E.S. and S.C. subsequently submitted a communication to the Committee on the Elimination of Discrimination against Women, in which they claimed that the State Party had violated articles 2(c), 2(f), 5(a), 13(b), 15(1), 15(2), 16(1)(c) and 16(1)(h) of the Convention on the Elimination of All Forms of Discrimination against Women, read together with the Committee’s General Recommendations Nos. 21 and 27. Specifically, E.S. and S.C. claimed that they were:

  • discriminated against based on their sex/gender and therefore denied the ability to administer and inherit property after their husbands’ deaths and an effective remedy, in violation of articles 2(c), 2(f) and 5(a) of CEDAW
  • denied equal economic rights and opportunities, including access to mortgages and other forms of financial credit, in violation of article 13(b)
  • denied equality before the law, in violation of article 15(1)
  • prevented them from administering their husbands’ property, as their legal capacity was not recognised, in violation of article 15(2)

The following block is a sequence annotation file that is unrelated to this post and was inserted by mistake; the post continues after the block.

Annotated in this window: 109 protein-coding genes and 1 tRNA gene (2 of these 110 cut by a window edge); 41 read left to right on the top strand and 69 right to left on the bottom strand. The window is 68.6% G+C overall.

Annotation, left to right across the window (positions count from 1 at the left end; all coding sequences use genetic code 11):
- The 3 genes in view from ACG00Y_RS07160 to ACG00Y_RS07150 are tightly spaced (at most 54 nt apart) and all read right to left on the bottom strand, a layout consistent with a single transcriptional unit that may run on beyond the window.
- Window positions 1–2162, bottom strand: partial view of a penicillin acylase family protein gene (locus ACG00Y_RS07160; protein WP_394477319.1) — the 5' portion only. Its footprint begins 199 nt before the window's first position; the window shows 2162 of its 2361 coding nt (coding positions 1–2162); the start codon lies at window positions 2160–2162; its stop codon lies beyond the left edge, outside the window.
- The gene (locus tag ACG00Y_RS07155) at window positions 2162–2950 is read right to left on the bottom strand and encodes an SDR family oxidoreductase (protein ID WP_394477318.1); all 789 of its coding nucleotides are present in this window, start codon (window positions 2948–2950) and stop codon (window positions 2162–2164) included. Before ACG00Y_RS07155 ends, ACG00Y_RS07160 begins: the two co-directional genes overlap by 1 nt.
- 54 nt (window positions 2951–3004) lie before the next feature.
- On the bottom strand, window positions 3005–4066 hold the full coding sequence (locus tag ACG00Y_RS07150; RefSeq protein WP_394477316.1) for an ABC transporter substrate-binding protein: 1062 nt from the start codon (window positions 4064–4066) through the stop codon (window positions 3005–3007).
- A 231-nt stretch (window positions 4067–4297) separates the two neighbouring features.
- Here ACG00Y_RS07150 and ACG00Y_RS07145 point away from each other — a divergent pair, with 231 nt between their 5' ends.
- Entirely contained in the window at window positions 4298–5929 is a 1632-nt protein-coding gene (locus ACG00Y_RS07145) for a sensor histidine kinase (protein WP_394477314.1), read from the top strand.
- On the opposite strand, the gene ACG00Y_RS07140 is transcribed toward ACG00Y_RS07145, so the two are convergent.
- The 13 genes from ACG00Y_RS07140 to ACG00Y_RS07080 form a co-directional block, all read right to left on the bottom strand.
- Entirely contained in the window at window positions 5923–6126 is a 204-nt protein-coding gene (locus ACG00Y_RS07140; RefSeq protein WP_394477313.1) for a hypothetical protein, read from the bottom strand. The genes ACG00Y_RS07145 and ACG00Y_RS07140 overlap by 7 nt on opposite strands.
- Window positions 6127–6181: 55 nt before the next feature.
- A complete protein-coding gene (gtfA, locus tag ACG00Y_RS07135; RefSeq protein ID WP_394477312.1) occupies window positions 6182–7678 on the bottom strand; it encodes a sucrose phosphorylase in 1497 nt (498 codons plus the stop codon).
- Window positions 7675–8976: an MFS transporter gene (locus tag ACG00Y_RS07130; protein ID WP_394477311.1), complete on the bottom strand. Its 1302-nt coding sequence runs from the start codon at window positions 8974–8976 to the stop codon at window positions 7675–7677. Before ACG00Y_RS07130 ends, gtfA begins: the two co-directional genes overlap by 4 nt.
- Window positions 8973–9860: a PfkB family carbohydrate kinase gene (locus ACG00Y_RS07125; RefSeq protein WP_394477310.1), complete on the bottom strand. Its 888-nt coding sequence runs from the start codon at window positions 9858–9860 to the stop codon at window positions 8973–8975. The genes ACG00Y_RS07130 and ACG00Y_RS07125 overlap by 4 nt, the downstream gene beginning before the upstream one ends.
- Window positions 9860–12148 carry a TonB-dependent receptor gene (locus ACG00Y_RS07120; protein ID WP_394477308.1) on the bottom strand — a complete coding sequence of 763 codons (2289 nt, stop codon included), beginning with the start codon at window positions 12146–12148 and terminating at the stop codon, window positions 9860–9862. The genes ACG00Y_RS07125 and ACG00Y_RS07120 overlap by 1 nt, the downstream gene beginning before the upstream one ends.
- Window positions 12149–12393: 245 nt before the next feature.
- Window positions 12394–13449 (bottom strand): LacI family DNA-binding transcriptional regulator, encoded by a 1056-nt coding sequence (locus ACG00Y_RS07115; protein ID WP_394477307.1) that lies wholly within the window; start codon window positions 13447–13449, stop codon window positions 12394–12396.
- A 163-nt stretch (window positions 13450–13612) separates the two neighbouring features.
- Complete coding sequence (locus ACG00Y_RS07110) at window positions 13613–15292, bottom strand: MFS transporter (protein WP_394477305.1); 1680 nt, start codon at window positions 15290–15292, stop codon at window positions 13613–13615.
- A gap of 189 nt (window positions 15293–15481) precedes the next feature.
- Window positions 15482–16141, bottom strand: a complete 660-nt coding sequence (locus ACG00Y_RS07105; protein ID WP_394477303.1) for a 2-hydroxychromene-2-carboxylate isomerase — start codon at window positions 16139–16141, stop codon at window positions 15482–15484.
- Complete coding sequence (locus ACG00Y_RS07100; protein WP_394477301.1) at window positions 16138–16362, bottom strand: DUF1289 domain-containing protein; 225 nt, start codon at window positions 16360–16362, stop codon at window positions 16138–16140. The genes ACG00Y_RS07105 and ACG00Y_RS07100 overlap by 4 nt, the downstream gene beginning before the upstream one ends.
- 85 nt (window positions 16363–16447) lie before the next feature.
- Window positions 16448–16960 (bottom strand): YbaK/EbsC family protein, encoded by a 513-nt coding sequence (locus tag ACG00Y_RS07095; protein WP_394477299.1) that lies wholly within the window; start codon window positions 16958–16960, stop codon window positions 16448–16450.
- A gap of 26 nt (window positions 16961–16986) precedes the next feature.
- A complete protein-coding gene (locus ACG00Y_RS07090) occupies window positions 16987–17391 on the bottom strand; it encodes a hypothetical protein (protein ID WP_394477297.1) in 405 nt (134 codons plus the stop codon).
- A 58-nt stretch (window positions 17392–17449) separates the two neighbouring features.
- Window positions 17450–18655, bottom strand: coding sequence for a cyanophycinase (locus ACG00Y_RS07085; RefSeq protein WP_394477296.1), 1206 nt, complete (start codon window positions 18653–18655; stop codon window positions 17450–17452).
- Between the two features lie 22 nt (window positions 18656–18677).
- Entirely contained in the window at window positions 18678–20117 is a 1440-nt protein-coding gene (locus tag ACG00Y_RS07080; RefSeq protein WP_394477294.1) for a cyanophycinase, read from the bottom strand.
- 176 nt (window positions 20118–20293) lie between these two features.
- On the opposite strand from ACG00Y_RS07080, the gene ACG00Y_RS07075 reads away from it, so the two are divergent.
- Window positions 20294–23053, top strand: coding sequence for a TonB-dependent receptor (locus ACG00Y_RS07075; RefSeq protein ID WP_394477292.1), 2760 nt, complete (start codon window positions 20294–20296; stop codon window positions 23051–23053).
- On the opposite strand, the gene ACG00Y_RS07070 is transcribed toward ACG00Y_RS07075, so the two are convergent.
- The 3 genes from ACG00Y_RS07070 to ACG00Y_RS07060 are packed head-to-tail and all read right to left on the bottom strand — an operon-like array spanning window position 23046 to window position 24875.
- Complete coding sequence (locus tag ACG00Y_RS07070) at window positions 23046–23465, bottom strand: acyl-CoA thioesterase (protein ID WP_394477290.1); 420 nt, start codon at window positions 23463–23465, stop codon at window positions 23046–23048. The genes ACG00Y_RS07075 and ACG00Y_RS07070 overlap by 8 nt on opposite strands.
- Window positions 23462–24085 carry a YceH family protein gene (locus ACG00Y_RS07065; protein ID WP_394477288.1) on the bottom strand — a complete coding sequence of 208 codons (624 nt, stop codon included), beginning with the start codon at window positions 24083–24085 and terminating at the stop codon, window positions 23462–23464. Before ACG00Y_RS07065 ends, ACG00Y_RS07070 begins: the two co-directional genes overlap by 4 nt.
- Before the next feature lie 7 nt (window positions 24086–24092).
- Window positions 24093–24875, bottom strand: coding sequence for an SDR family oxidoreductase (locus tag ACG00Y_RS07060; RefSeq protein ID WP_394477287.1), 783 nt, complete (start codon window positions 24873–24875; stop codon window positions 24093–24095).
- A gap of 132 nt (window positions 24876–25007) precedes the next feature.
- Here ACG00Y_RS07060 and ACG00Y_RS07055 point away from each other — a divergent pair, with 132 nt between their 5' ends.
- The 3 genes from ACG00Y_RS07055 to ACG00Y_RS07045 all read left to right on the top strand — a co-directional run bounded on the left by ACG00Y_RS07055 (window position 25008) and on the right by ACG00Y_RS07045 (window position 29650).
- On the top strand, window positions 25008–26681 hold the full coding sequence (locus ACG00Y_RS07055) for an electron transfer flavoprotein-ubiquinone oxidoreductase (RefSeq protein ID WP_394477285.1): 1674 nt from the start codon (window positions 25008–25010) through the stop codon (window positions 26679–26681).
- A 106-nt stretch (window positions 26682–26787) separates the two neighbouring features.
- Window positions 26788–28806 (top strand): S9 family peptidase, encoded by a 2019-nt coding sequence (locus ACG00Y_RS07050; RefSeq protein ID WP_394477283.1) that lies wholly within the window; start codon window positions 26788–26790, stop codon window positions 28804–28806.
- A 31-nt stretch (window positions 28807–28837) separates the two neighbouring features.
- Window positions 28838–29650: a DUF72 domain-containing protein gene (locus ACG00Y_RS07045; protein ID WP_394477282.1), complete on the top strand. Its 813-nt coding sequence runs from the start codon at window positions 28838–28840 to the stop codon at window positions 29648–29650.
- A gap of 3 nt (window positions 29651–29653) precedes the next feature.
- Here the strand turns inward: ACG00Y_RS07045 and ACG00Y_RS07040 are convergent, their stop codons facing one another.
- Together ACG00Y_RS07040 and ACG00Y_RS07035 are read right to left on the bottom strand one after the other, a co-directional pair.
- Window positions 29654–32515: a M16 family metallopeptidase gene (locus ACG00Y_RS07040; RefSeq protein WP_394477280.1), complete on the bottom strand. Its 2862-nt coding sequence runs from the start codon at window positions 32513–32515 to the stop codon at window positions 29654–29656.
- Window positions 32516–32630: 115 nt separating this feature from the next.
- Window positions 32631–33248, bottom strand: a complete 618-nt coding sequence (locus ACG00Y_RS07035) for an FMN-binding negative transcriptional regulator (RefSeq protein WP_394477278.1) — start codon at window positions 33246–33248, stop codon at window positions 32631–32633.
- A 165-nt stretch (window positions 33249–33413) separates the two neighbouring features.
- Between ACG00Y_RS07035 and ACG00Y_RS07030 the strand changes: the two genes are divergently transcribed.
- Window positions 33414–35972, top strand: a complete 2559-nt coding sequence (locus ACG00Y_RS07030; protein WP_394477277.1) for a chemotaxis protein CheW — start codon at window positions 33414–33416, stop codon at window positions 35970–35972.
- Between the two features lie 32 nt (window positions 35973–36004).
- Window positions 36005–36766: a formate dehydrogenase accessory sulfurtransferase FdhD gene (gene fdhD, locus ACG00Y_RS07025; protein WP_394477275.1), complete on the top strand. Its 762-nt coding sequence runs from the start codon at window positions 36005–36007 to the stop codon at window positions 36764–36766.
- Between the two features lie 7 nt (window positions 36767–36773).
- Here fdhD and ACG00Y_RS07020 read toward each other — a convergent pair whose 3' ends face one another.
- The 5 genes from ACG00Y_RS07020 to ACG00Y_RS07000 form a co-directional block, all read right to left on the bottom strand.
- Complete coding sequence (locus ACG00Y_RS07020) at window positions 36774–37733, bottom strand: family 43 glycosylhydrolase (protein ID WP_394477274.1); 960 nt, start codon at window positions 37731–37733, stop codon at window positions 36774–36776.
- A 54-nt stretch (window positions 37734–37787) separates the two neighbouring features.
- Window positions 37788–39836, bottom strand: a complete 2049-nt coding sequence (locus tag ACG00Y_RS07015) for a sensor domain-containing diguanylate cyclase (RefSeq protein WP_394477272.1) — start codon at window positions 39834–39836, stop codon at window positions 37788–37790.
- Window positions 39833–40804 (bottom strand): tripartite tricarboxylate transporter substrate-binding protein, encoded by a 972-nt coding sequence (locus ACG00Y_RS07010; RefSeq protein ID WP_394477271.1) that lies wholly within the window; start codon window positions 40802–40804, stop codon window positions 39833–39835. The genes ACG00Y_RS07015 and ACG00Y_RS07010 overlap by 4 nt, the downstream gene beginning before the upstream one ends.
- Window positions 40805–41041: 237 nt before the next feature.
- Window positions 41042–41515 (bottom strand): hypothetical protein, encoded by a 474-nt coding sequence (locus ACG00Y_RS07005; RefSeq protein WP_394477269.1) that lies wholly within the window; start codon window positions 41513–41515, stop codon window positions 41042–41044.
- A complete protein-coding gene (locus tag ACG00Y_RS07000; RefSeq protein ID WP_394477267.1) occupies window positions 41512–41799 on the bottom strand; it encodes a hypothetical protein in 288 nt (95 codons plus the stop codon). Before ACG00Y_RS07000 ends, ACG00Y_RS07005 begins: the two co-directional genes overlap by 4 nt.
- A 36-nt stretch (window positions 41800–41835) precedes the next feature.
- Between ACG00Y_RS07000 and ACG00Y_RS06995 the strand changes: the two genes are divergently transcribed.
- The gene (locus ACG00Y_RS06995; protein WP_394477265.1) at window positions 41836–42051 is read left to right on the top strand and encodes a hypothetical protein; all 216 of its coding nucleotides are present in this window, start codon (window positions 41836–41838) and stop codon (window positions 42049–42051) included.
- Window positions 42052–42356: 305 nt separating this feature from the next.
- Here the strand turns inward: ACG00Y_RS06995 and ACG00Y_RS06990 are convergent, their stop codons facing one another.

• not afforded the same rights as men in the administration and inheritance of property upon the dissolution of marriage, in violation of articles 16(1)(c) and 16(1)(h).

E.S. and S.C. urged the CEDAW Committee to recommend that the State Party permit them to inherit their equal share of their husbands’ estates and serve as estate administrators, and compensate them for their financial and emotional loss. Furthermore, they called on the Committee to recommend that the discriminatory inheritance provisions be abolished or, alternatively, that a law be enacted to guarantee women equal rights to administer and inherit property.

State Party’s observations on admissibility and merits

The State Party made no observations on the admissibility or merits of the communication.

Committee’s decision on admissibility